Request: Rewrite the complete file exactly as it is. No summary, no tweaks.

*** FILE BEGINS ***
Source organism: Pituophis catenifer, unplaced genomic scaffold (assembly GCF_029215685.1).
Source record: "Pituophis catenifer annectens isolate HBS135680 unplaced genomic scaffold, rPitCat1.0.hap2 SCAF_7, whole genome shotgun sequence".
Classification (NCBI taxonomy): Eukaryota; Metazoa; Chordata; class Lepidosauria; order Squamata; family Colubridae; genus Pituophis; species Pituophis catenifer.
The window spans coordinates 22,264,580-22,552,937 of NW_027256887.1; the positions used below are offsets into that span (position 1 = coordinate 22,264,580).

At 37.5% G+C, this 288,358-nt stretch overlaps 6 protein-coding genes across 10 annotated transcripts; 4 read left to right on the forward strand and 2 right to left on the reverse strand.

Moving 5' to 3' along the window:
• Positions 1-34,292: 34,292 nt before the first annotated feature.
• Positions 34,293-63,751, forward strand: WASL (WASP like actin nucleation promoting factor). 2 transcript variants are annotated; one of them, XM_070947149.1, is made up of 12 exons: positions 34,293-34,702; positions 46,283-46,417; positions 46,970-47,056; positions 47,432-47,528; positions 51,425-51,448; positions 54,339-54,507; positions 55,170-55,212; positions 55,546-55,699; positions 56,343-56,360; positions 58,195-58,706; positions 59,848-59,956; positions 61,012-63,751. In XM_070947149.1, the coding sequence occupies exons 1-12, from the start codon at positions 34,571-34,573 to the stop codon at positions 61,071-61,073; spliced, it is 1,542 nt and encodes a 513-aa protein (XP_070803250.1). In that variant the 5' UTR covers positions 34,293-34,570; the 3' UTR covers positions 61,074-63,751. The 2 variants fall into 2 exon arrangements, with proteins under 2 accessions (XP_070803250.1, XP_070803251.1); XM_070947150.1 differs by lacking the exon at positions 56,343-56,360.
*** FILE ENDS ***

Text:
Source organism: Pituophis catenifer, unplaced genomic scaffold (assembly GCF_029215685.1).
Source record: "Pituophis catenifer annectens isolate HBS135680 unplaced genomic scaffold, rPitCat1.0.hap2 SCAF_7, whole genome shotgun sequence".
Classification (NCBI taxonomy): Eukaryota; Metazoa; Chordata; class Lepidosauria; order Squamata; family Colubridae; genus Pituophis; species Pituophis catenifer.
The window spans coordinates 22,264,580-22,552,937 of NW_027256887.1; the positions used below are offsets into that span (position 1 = coordinate 22,264,580).

At 37.5% G+C, this 288,358-nt stretch overlaps 6 protein-coding genes across 10 annotated transcripts; 4 read left to right on the forward strand and 2 right to left on the reverse strand.

Moving 5' to 3' along the window:
• Positions 1-34,292: 34,292 nt before the first annotated feature.
• Positions 34,293-63,751, forward strand: WASL (WASP like actin nucleation promoting factor). 2 transcript variants are annotated; one of them, XM_070947149.1, is made up of 12 exons: positions 34,293-34,702; positions 46,283-46,417; positions 46,970-47,056; positions 47,432-47,528; positions 51,425-51,448; positions 54,339-54,507; positions 55,170-55,212; positions 55,546-55,699; positions 56,343-56,360; positions 58,195-58,706; positions 59,848-59,956; positions 61,012-63,751. In XM_070947149.1, the coding sequence occupies exons 1-12, from the start codon at positions 34,571-34,573 to the stop codon at positions 61,071-61,073; spliced, it is 1,542 nt and encodes a 513-aa protein (XP_070803250.1). In that variant the 5' UTR covers positions 34,293-34,570; the 3' UTR covers positions 61,074-63,751. The 2 variants fall into 2 exon arrangements, with proteins under 2 accessions (XP_070803250.1, XP_070803251.1); XM_070947150.1 differs by lacking the exon at positions 56,343-56,360.